Atlases

28th January 2000 at 00:00
DORLING KINDERSLEY WORLD ATLAS MILLENNIUM EDITION. Dorling Kindersley pound;75.

The World Atlas Millennium Edition invites comparison with the magisterial Times Atlas, being very similar in size (500 giant pages), weight and price. Both are impressively monumental publications; the DK atlas, with that distinctive ultra-hype that seems to go with all atlas publishing, claims "a sheer splendour that is unlikely ever to be superseded".

But there the similarities end. This atlas, subtitled "a portrait of the earth in the year 2000", offers a menu in striking contrast with its more senior rival. It provides more than 150 pages of satellite images to complement the regional maps.

Such images have become an emblem of modernity for atlases, and many are indeed aesthetically spectacular, a claim strengthened by the thousand-image CD-Rom that accompanies it. Close-ups reveal, among much else, that Belgium is "the world's most outstandingly visible country by night".

Unfortunately, this emphasis on satellite imagery reduces the pages largely devoted to maps to around 170, compared with the Times Atlas's 260. Furthermore, the map pages are crowded with small colour photographs and captions which can be misleading.

This has the effect of reducing the scale atwhich regions can be shown. Israel, for instance, has a two-page spread in the Times Atlas at 1:500,000, while the best coverage of the country in the DK atlas is within a regional map of the Near East at just 1:2,750,000. And it shares a two-page spread with six pictures, two diagrams, two small maps (land use, industry), a graph (urbanrural balance), and data on transport.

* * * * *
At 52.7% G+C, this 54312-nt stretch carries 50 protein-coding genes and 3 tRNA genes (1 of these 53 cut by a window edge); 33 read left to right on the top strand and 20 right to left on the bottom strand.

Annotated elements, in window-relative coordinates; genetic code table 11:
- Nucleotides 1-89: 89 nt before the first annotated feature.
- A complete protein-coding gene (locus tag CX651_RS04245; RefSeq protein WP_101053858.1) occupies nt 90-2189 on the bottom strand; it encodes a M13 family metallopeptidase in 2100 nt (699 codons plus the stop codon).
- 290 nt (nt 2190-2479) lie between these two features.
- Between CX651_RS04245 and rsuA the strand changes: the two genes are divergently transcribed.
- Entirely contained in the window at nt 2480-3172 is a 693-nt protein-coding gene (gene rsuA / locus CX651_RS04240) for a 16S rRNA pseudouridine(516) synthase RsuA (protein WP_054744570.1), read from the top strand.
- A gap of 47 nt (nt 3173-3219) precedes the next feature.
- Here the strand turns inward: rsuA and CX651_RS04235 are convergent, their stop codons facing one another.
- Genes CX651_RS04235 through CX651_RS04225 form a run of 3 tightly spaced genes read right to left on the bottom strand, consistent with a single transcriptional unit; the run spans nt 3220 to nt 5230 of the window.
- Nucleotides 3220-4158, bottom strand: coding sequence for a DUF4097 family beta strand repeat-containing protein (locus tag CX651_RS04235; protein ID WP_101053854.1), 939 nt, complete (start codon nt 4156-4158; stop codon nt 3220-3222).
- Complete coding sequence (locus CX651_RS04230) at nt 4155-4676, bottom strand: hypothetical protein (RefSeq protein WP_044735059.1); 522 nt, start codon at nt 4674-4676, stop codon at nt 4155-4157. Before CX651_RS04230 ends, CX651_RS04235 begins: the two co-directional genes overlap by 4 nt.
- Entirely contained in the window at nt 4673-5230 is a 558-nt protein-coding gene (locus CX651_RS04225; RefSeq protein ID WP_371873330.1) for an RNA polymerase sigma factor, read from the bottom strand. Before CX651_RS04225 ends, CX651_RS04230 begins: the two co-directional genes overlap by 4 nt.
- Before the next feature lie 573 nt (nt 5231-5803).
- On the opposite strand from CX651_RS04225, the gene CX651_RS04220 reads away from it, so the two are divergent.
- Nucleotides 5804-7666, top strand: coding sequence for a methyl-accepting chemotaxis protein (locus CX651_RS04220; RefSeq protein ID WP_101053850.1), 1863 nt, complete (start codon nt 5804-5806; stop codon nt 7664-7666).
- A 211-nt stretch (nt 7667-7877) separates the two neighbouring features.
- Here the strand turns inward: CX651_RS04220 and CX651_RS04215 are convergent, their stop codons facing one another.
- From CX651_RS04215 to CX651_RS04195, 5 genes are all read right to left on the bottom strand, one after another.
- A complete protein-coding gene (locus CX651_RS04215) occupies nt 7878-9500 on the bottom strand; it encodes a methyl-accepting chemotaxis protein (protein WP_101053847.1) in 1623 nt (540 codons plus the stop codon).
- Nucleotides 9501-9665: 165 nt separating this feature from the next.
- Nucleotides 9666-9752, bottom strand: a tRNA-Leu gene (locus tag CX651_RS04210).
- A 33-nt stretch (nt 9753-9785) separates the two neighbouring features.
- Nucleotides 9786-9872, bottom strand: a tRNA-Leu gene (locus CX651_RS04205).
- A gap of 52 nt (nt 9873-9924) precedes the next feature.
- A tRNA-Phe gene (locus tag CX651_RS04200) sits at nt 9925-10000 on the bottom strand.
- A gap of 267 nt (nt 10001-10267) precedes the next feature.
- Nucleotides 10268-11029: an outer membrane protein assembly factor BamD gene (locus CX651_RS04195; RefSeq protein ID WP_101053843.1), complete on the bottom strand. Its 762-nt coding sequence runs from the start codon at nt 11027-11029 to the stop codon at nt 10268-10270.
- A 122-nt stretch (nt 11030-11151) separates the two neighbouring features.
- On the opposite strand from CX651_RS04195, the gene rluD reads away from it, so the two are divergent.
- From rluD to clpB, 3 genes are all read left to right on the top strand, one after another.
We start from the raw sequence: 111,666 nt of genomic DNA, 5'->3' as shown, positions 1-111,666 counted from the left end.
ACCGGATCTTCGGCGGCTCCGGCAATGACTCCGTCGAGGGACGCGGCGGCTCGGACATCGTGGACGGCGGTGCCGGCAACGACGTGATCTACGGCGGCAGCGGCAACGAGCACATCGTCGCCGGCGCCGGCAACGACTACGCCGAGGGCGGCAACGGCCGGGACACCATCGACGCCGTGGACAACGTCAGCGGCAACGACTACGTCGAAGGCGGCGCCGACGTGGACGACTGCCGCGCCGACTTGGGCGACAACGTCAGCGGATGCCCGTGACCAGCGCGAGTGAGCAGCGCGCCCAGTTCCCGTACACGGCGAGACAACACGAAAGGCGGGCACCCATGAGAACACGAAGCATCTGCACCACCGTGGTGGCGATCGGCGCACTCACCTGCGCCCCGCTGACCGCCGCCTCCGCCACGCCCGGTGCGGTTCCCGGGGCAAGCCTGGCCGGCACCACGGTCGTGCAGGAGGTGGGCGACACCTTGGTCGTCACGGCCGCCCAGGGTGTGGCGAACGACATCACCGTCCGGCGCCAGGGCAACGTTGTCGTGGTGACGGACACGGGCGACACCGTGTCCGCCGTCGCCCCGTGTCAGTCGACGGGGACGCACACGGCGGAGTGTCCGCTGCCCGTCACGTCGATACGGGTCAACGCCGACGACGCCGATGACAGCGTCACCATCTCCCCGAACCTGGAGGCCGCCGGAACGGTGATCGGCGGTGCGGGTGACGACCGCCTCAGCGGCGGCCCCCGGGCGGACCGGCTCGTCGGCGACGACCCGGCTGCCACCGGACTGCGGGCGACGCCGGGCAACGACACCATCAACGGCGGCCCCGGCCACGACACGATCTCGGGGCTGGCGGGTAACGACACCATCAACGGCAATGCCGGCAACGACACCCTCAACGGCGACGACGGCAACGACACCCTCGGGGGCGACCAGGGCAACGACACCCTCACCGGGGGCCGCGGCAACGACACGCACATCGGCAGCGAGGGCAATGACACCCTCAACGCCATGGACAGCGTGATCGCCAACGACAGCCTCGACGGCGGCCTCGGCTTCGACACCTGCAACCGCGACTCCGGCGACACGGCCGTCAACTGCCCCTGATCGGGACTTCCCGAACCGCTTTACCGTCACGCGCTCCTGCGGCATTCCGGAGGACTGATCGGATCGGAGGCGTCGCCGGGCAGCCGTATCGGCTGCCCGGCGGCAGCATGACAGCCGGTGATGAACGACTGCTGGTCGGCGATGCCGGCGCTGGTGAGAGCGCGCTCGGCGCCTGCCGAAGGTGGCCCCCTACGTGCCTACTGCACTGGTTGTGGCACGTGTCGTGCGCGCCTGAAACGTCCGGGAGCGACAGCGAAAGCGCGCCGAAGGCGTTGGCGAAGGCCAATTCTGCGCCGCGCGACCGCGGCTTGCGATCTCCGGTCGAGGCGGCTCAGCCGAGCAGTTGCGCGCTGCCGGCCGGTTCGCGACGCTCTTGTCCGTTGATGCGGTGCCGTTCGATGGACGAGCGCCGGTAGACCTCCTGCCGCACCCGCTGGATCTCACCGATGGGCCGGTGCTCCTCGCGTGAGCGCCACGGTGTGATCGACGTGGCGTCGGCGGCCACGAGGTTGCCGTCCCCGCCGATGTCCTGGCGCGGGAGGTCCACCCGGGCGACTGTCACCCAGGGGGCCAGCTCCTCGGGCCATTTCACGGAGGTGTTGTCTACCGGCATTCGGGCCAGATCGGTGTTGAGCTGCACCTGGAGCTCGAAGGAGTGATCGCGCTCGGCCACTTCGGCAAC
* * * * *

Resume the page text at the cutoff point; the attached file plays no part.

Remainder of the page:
The Millennium Atlas formula of reducing the maps to just one of several components in an encyclopaedic format means the index lists just 80,000 places, compared with the Times's 200,000.

There are some welcome innovations, notably several fold-out maps, that are very effective for sprawling territories such as Russia and Indonesia. I also liked a sequence on political geography, with case studies of topical boundary issues. But in such a major atlas, room should surely have been found for some discussion of map projections.

This new atlas seems to exemplify a wider trend in the commercial world where water companies offer double glazing and motoring organisations will insure your house. As a general geographical reference work, it's a serious contender, but if you reach for an atlas primarily to consult the maps, the Times Atlas is still unrivalled.

Michael Storm


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